by Mac Tonnies
Harry S. Trumanís old house, at once incongruous and knowing. The interior has the clean-edged, untouched look of virtual reality. You must remain on the clear plastic pathway or else the sense of history will dissolve like so many discordant pixels.
A walk away, the RLDS Temple screws the heavens like something from a high-budget science fiction film (the imagined traceries of planet-bound rockets visible behind its steeple).
The inside of the place is cold, gifted with an austerity that approaches transcendence. Thin gray carpet, walls hewn from moonrock. Loud symbols rambling over the walls and floor: apocalyptic calligraphy.
Stripmalls seen from the highway, their signs lit yellow-white by concealed neon. They recede to the horizon, following the curves and clefts of the landscape like spinal columns defining the backs of ungainly creatures.
Encircling streets, snakes gnawing their tails, hula hoops spinning around the waist of some lithe, endlessly energetic suburban goddess.
I drive slowly, watching the speedometer practice its subtle divinations. I have nowhere to go. I surrender myself to the invitation of streetlights: lantern eyes that glow like small suns against the tarred sky.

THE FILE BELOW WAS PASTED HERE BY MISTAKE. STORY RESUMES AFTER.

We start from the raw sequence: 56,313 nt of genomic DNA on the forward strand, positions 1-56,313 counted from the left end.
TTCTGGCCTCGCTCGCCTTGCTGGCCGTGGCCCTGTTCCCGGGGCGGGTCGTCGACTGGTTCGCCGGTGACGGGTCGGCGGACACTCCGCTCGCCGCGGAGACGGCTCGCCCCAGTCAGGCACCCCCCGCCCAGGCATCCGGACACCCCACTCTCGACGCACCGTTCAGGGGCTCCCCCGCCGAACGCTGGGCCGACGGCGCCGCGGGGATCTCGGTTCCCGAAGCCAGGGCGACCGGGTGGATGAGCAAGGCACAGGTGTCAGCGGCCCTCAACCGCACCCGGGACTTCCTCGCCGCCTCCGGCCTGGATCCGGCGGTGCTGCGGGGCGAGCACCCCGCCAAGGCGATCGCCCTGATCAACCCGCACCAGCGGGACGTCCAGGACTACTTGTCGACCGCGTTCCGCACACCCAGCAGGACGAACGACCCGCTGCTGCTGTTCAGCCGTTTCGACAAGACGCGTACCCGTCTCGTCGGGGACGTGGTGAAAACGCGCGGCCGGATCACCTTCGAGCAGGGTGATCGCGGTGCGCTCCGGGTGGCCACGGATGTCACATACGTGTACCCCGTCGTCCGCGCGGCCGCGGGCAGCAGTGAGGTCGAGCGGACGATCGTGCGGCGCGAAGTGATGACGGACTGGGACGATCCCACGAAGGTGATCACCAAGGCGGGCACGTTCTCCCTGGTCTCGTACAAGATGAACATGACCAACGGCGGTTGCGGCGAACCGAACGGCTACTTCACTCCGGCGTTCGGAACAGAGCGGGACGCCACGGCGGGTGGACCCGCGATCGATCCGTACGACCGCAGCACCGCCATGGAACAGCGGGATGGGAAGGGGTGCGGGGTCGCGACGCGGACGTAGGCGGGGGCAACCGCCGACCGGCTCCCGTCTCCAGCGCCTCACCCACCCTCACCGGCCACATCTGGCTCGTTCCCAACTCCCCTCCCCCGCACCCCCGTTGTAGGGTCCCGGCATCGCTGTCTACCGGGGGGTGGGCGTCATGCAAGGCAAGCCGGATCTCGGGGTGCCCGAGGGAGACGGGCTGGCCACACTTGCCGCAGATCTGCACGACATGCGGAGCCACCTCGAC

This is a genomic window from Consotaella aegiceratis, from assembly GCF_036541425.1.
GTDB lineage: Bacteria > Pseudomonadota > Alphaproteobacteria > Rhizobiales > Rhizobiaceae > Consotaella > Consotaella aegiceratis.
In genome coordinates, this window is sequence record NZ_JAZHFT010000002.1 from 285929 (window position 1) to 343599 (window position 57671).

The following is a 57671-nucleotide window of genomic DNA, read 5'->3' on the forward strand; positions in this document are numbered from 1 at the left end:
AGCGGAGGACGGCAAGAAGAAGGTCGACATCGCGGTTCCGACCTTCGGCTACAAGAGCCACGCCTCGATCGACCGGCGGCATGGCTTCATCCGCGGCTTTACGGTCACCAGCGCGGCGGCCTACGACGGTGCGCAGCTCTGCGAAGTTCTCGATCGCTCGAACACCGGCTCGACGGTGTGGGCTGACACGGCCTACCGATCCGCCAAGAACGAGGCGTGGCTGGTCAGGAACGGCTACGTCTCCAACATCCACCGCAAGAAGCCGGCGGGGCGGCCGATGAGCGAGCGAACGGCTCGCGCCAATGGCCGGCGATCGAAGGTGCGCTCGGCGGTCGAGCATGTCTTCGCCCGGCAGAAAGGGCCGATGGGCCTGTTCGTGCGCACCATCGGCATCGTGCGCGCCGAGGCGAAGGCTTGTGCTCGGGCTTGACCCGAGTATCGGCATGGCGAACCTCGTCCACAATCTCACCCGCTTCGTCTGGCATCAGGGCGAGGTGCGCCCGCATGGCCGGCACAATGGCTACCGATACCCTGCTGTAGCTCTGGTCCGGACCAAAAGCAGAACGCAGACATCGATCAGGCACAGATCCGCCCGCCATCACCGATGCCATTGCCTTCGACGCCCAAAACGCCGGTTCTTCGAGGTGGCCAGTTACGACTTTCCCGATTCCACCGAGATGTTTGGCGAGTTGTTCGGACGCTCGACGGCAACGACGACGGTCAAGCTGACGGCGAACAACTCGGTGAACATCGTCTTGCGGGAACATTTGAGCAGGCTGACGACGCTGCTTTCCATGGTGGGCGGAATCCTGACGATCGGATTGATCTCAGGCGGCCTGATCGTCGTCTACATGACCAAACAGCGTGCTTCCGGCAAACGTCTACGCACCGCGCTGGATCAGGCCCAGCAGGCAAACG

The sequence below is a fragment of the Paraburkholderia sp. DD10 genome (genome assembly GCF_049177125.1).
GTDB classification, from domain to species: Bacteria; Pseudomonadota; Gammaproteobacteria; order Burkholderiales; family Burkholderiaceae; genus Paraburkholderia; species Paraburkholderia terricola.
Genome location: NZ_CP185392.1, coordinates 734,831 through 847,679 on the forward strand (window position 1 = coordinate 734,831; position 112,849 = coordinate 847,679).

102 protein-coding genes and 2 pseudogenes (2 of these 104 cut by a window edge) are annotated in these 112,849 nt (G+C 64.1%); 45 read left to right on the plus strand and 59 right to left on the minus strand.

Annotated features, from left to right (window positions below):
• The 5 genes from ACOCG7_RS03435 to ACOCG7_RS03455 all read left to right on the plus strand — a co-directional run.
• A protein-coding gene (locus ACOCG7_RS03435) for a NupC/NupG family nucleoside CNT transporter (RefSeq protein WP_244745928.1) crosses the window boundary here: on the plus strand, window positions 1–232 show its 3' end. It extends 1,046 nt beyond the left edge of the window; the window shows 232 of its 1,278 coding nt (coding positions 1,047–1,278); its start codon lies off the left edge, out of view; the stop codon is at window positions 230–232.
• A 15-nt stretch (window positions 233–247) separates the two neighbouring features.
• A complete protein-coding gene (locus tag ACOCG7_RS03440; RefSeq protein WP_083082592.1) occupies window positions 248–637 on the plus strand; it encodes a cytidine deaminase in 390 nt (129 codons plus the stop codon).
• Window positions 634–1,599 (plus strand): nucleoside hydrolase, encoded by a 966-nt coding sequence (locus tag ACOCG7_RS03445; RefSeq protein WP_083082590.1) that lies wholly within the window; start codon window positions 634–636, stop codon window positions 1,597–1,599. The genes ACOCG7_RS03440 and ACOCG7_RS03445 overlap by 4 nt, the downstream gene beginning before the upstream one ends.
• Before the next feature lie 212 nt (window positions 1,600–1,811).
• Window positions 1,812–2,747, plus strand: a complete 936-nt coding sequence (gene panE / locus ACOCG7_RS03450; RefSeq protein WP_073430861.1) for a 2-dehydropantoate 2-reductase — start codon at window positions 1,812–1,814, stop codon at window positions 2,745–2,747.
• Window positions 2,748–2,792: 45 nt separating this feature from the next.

The executive parkís manicured foliage holds the buildings in a soft chlorophyll embrace, like an out-of-place rain-forest strategically bereft of wildlife. Glass-skinned buildings loom above the trees, microcosms of office life and reflection. I feel a happy nausea in the pit of my stomach, as if Iím about to fall from a height into welcoming waters (a perverse nostalgia as misplaced as the vegetation).
The bowling alley is the core of a postmodern religion: insular, protective of its own, endowed with its own smells and rituals.
I feel like a complete alien here, a bacterium rejected by a form of peristalsis. They want me gone. Or dead. Iíve intruded on a sacred rite; I suppose Iíd be angry, too.
The laneís electronics jam and weíre forced to sit on precarious plastic chairs for half an hour while uniformed technicians meander among the pins, walking so that their feet are planted in adjacent gutters.
Thereís a girl at a nearby lane thatís fascinated me since the first night, when the initiates laid down the rules that would govern the league. Her bowling is a casual dance. After following through, she gazes disinterestedly at the pins the way someone looks at the moon, numbed by its familiarity.
Then a guileless shrug as she walks back to her group and twines her arms around a dirty, loutish man that might be nineteen and might be thirty.